I did some test fitting, and quickly determined that a sail arm servo isn’t going to work, so I bought a drum sailwinch. There are other considerations I need to sort out in regards to making this an RC model. One is the rudder linkage- the suggested install has the rudder servo in the cabin, and a Gold’n’rod aircraft style “flexible” pushrod linkage to the rudder. I bought one at the LHS, and it seems like an awfully tight radius at the stern for the pushrod to make. The next more flexible rod uses a small diameter cable center, and I’m concerned that it wouldn’t be strong enough to handle the loads imposed by the boat’s huge unbalanced barn door rudder. So maybe I need a bell crank aft...?

I’m also concerned about watertight integrity. As designed, the entire aft end of the boat is open to the bilges. (The fish well and the fore peak are sealed compartments.) That would be OK for a calm water motorboat, but seems like asking for trouble with a sailboat....

 

IMG_6089-L.jpg

 

Edited by Rcboater Bill
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 I spent an hour playing around with the RC tiller and aileron bellcranks and a servo to figure out the right geometry to use. Sorting something out is complicated by the open cockpit and the fact that the rudder axis is about 30 degrees from vertical. This makes the geometry of the linkage rather tricky, as a tiller not only moves port - stbd, but has a vertical change as well.

My conclusion: I am going to mount the rudder servo aft. I will cut an access hatch aft, and then install the servo at the same 30 degree tilt as the rudder, to put the servo arm and the tiller in the same plane. This will give me a simple direct linkage for the servo to tiller connection. My plan is to use a high-torque metal geared servo, as I expect a standard servo may not be able to handle the loads imposed by the large, unbalanced rudder.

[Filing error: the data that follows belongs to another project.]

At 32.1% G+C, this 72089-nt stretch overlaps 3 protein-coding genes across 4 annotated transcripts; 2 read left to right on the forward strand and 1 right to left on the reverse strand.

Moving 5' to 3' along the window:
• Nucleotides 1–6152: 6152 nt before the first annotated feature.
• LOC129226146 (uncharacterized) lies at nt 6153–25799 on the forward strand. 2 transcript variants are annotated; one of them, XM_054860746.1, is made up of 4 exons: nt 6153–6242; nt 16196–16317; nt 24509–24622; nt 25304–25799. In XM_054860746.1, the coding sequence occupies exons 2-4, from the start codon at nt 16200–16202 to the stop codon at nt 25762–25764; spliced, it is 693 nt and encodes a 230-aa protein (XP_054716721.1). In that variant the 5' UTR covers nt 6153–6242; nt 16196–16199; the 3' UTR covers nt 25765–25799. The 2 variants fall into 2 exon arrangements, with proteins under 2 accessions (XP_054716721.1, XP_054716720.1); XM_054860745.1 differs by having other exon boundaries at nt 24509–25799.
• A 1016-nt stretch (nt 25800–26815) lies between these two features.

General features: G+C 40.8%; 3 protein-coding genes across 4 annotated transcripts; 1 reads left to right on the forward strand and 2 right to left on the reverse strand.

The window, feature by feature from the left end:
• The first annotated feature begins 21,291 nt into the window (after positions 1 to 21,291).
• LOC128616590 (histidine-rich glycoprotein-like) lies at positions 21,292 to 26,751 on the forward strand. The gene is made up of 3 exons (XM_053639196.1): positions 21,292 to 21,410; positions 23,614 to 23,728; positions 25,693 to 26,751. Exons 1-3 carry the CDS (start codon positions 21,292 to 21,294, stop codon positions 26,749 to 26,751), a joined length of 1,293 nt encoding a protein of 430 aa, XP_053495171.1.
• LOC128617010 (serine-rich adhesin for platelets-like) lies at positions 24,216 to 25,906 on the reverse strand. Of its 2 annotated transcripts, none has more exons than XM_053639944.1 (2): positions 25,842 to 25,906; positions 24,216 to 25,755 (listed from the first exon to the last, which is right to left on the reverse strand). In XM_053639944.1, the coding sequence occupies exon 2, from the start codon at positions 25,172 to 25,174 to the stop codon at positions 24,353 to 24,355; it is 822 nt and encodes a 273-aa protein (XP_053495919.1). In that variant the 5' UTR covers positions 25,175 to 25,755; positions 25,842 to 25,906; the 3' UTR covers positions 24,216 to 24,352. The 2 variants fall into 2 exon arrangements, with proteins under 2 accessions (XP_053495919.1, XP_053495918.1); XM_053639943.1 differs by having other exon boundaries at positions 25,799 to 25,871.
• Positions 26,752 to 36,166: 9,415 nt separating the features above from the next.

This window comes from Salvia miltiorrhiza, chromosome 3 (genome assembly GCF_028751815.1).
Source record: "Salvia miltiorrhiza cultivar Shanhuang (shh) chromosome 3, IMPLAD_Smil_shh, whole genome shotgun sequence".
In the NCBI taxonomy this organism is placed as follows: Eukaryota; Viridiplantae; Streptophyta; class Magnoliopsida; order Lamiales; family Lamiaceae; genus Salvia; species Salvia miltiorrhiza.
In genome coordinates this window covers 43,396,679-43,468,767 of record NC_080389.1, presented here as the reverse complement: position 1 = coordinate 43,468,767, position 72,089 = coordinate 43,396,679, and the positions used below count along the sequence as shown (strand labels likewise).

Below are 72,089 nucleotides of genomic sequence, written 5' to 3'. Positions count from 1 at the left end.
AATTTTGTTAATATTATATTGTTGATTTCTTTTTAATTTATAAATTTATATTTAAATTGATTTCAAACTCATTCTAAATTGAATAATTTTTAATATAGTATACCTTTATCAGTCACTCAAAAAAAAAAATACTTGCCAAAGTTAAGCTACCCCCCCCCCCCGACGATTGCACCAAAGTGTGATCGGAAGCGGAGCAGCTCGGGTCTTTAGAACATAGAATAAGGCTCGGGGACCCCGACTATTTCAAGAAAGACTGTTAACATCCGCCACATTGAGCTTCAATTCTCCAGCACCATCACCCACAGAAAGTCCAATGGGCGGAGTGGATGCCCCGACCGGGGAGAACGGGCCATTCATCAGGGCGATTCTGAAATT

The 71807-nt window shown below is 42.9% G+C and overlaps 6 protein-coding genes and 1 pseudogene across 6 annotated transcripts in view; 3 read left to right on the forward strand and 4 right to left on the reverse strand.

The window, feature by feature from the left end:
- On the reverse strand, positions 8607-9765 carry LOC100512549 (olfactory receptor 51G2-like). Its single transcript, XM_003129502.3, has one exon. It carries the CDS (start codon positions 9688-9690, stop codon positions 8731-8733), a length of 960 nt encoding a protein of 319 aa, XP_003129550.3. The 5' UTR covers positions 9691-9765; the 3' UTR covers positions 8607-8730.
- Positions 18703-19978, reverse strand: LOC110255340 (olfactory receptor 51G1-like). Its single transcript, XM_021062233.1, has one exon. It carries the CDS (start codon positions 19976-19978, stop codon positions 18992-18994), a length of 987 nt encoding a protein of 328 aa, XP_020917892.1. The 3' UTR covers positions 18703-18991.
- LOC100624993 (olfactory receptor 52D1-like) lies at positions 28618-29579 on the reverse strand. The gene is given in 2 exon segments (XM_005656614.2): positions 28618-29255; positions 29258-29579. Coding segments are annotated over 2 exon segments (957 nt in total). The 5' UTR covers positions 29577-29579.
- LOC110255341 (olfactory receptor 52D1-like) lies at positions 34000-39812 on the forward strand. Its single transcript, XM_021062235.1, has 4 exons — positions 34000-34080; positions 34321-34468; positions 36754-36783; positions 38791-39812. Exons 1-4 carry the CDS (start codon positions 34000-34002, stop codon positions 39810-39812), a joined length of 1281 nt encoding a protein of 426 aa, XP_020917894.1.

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The BJ kit provides a lovely thin piece of laser cut mahogany to be attached to the ply transom.  But I am not going to use it, for two reasons:   One, I think that while a nice varnished mahogany transom would be gorgeous, I think it is too “ yacht-y” for a hard working fishing boat.   Two, even if I wanted to use it, it is too small, because I had earlier replaced the kit ply transom with a new one that is slightly wider, to better match the deck.

 

I was looking in a book I have on Frienship sloops, and it had a nice photo that showed the construction of the transom, which was planked.  So I decided to just plank the transom with some of the 1/8 x 3/8” stock.  

 

A benefit of this is that I have effectively doubled the gluing area for the planks where they overlap the transom.

 

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Edited by Rcboater Bill
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I have (finally) successfully installed both of the 1/8” x 1” sheer planks, and can now move on to the smaller planks.

 

I have to say- I don’t get why Laughing Whale designed the kit this way.  The first step in planking the this hull is the hardest- trying to bend a one-inch wide plank to match the boat’s sheer.  It was really hard to do, and if you mess it up, it will affect the rest of your planking job.

 

In hindsight, I should have tossed those 1” wide planks and used narrower stock. Could have saved myself weeks of time-  making jigs, soaking, test fitting, ironing, waiting for stuff to dry, re-soaking, etc. etc.

 

Nic-  When the time comes for you guys to look at updating this kit, I’d suggest taking a hard look at this step....!  

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  • 4 weeks later...

I am still slowly working on the model. It is rather chilly in my basement shop, so I am not spending a lot of time down there these days.... 

But I have made a start on the planking. I’ve got the first two added to hull P&S. My procedure is to put a 1/8 by 3/8 basswood plank in the PVC pipe to soak over night. The next day, I’ll pull it out, and clamp it in place to dry. A day to three later, I glue it in place and put the next one in the soaker...
It is a slow process, drawn out much longer than it needs to be, but it allows me to at least make some progress while it is so cold down there...!